Hallux Rigidus – Effective aid forarthritis of the metatarsophalangeal joint of the big toe

A photograph of a pair of feet affected by hallux rigidus.

© jakkrit pimpru | shutterstock.com

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Does pain shoot through your foot with every rolling movement so that every step becomes torture? Is the pain particularly severe in your big toe? Then this could be hallux rigidus, a painful disorder of the toe accompanied by arthritis and stiffening of the toe joint.

But don’t worry; even if the first signs of wear and tear on the area affected by arthritis are already noticeable, you can do something. There are still ways to prevent further stiffening and if you read on, we explain the possibilities and what you can do to improve your condition.

Jump directly to the topics and chapters that are most relevant to you!

Roland Liebscher-Bracht

Roland Liebscher-Bracht

Germany's most trusted pain specialist and author of several bestselling self-help books on the treatment of pain conditions.

 
Read more

Roland Liebscher-Bracht is Germany's most trusted pain specialist and author of several bestselling books on pain treatment. Together with his wife, Dr. med. Petra Bracht, he has developed a revolutionary method to treat pain conditions. With the help of the so-called "osteopressure", where you press specific points on your body, and special stretching exercises, pain can be stopped entirely without medication or surgical intervention. This pain treatment allows you to alleviate pain by yourself. Find out how exactly this works in this article or our numerous YouTube videos.

Roland Liebscher-Bracht

Germany's best-known pain specialist and author of several bestselling books on self-help against pain.

 
Read more

Roland Liebscher-Bracht is Germany's best-known pain specialist and author of several bestselling books on pain treatment. Together with his wife, the physician Dr. Petra Bracht, he has developed a revolutionary new form of pain treatment: With the so-called "Osteopressur", in which certain points on your body are pressed, and special stretching exercises, pain can be stopped completely without medication or surgical intervention. It is particularly important that this pain treatment gives you the opportunity to help yourself against your pain in a self-determined way. You can find out exactly how this works in this article and in the numerous YouTube videos.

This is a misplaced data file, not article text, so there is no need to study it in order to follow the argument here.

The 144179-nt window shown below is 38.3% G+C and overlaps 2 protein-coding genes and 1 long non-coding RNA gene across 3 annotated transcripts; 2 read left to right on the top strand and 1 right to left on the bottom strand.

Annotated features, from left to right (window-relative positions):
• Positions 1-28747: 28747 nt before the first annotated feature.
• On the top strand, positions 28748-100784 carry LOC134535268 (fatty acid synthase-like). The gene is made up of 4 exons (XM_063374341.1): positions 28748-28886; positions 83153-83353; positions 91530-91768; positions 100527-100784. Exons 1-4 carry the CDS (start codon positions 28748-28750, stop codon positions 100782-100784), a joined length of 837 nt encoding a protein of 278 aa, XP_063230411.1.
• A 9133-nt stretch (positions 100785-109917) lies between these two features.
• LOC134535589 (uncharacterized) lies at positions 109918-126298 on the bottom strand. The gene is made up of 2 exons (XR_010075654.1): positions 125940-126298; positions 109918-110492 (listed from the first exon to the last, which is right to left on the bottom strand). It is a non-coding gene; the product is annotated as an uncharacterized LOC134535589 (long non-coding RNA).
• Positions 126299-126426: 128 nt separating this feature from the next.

1. Hallux Rigidus at a Glance


Hallux rigidus literally means stiff big toe (Hallux = big toe, rigidus = stiff or heavy). It describes arthrosis in the metatarsophalangeal joint. It is very common and is sometimes referred to as “metatarsophalangeal joint arthrosis” because of the limited mobility of the toe.

An illustration of the pain occuring with a hallux rigidus.

© Aleksei Martynov | shutterstock.com

Metatarsophalangeal joint arthrosis is divided into three stages. Find out which stage of the disease you are currently in:

  • Early stage: A painful restriction of movement in the toe, most noticeable during the rolling motion of walking. Sufferers automatically try to reduce the load on the toe while walking. Heeled shoes become painful to wear. If the arthrosis is not very advanced, you can improve your condition by doing our exercises.
  • Middle stage: With increased pain, restriction of movement also increases. Every rolling movement becomes torturous and causes a painful forefoot. The first degenerative changes become visible during examinations. 1)
  • Late stage: Arthrosis has fully developed and consolidated. The metatarsophalangeal joint of the toe is almost completely immobile – the stiffening makes walking extremely difficultt. Calluses start to form on the sole. The full extent of the arthrosis is clearly visible on X-rays. 2)

If you have reached the third stage, you may already have a diagnosis, but you don’t have to suffer. We recommend manual osteopressure therapy with one of our pain specialists before beginning our exercises. Many of our patients have achieved a rapid and massive improvement in their conditions.

The Best Exercises and Tips Against Hallux Rigidus

We've got your back! Download our FREE PDF guide featuring our 6 most effective exercises for getting rid of Hallux Rigidus. 
All gain. No pain.

THE BEST EXERCISES AND TIPS AGAINST Hallux Rigidus

We've got your back! Download our FREE PDF guide featuring our 6 most effective exercises for getting rid of Hallux Rigidus. All gain. No pain.

THE BEST EXERCISES AND TIPS AGAINST Hallux Rigidus

We've got your back! Download our FREE PDF guide featuring our 6 most effective exercises for getting rid of Hallux Rigidus. All Gain. No Pain.

2. Symptoms, Causes, and Diagnosis of Hallux Rigidus


It is important that you understand exactly how and why the hallux rigidus has formed so you can contribute to improving your foot health.

2.1 Symptoms of Hallux Rigidus

It usually takes several years for the toe to completely stiffen, so there is time to take countermeasures.

The first signs of arthrosis in the foot:

  • Pain in the metatarsophalangeal joint of the toe – usually temporary under stress,
  • Painful sensations, especially when rolling onto the metatarsal bones that connect the ankle to your toes,
  • Stabbing sensation when walking,
  • Swelling of the big toe,